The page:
A Father’s Urgent Plea

Posted June 14th, 2017 by Be The Match and filed in News
Show Content

 

Kapil, searching patient

Kapil will be spend this Father’s Day with his three children. Nothing out of the ordinary has been planned, but for Kapil, it will be very special.

Earlier this year, Kapil was diagnosed with myelofibrosis, a disease that causes debilitating symptoms such as fatigue, abdominal discomfort, that affect the quality of his daily life. Doctors has given him 2 to 3 years to live. His only hope for a cure is a marrow transplant. Like 70% of patients, Kapil does not have a fully matched donor in his family and has turned to Be The Match® to find an unrelated donor.

“The best part about being a dad is seeing my kids happy. Seeing them blooming on their own, crossing milestones like going from speaking five works to a sentence,” said Kapil. Like all parents, he wants his kids to study hard and be good, contributing members of society. “I hope I am able to be there for that, but the reality is, there’s a chance I am may not be,” he said.

Kapil says he is truly touched by the outpouring support he’s received from the community. Friends, family and strangers have hosted marrow drives and/or joined the registry.

“I want to send a message to all those who are out there. That you have a chance to save somebody’s life. It may be mine, it may be a 3-year-old, a 9-year-old, a 21-year-old, it doesn’t matter. The point is, just be ready that if you are a match to please come forward and take the steps involved to donate stem cells. Cause for you it might be a blood draw, but for me (and others) its life-saving,” Kapil pleads.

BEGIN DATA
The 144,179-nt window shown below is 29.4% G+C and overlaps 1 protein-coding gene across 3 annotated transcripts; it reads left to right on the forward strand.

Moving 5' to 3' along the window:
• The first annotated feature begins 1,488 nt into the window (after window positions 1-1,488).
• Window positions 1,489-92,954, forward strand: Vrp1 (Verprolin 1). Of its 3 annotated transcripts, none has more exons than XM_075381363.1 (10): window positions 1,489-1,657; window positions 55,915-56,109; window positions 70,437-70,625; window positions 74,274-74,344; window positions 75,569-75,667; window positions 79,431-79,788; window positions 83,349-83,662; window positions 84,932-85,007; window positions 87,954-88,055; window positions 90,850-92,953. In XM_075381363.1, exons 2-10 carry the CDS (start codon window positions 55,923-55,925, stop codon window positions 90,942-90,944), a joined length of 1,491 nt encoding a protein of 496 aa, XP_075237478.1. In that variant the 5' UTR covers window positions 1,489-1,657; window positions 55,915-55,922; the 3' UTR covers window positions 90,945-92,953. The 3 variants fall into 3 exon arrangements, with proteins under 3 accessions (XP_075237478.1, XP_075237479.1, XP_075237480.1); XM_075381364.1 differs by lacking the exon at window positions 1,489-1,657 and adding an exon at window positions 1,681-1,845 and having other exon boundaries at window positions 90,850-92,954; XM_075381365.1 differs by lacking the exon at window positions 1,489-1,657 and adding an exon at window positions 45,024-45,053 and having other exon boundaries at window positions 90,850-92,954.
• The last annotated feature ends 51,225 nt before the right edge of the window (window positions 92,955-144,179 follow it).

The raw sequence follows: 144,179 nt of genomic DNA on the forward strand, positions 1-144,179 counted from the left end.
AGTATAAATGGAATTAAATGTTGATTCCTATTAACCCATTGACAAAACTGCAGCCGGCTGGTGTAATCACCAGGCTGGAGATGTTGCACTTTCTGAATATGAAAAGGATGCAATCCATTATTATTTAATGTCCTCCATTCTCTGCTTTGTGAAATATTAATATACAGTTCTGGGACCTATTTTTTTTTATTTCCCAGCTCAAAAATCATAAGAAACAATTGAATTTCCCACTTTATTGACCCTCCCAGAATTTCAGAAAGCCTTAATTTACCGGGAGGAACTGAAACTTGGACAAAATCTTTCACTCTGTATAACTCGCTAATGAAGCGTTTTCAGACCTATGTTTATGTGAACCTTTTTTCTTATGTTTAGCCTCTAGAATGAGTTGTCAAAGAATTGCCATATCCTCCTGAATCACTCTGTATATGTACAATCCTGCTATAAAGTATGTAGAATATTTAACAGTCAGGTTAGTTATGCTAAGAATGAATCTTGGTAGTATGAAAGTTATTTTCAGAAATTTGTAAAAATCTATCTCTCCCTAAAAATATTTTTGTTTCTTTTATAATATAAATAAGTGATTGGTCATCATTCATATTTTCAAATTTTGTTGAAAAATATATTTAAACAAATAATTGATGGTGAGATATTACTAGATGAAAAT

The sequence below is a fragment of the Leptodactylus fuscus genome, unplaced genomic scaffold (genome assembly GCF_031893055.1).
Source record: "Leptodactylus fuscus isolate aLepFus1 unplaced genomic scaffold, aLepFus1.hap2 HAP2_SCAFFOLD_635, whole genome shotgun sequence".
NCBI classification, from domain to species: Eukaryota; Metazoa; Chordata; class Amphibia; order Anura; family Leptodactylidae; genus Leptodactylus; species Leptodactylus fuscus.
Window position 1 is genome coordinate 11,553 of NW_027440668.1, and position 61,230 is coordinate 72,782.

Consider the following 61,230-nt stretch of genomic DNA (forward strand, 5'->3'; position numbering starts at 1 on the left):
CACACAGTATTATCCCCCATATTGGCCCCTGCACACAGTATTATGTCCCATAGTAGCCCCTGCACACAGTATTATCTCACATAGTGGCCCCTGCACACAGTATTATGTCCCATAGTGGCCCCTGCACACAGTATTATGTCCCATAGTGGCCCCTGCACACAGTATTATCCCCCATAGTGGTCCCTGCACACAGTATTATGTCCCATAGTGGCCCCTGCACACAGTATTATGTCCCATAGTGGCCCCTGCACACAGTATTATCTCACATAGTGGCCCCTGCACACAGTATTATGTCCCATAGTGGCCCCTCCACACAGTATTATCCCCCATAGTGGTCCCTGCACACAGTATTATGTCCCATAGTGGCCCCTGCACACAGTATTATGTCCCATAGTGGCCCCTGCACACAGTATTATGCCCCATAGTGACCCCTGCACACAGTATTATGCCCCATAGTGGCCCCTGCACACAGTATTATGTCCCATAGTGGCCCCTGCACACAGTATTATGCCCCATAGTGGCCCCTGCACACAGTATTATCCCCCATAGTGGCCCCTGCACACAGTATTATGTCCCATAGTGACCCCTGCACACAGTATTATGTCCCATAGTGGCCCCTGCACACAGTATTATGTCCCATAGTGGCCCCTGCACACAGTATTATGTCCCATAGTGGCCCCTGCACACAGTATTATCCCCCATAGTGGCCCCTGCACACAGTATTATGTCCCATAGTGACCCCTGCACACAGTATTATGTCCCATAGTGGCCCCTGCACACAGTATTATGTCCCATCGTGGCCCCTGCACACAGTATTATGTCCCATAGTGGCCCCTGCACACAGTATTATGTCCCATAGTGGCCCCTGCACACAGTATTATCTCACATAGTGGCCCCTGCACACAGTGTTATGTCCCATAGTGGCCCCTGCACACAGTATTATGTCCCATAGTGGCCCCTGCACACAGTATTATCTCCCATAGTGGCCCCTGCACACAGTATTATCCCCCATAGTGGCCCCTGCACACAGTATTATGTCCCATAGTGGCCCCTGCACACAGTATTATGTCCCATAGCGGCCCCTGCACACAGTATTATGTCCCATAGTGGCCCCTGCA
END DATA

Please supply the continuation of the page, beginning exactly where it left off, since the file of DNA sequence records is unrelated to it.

This Father’s Day, be the hope Kapil and patients like him are looking for. Join the marrow registry at join.bethematch.org/HOPE4KAPIL.

2 Responses to “A Father’s Urgent Plea”

  1. Diane Sanders says:

    We wanted to let Kapli know that my husband was diagnosed with Myelofibrosis in 2009, and through an exhaustive search, there was no perfect match. The search was even done internationally and still nothing. My husband Mark went on a couple of clinical trials at the Mayo Clinic, but they were not helping. So in 2011, he accepted a partial match, and went through the transplant. It was a rough road initially, but today he is not only alive, but thriving! He is doing so well that he only sees his doctor once a year and isn’t taking any medication. His blood tests are perfect! There is hope, Kapli. The Mayo Clinic in Rochester, Minnesota, saved my husband’s life. And the donor that so generously gave of himself was a 9/10 match. The donor turned out to be a wonderful, incredible guy who only wanted to help. I know you must be scared right now…but there are solutions out there. We are hopeful for you and wish you and your family nothing but the best.

  2. Mary LaBrun says:

    I want everyone to be able to live their life while they are young so in order for them to be able to do that someone like me donates for them to have a full life to live.

Leave a Reply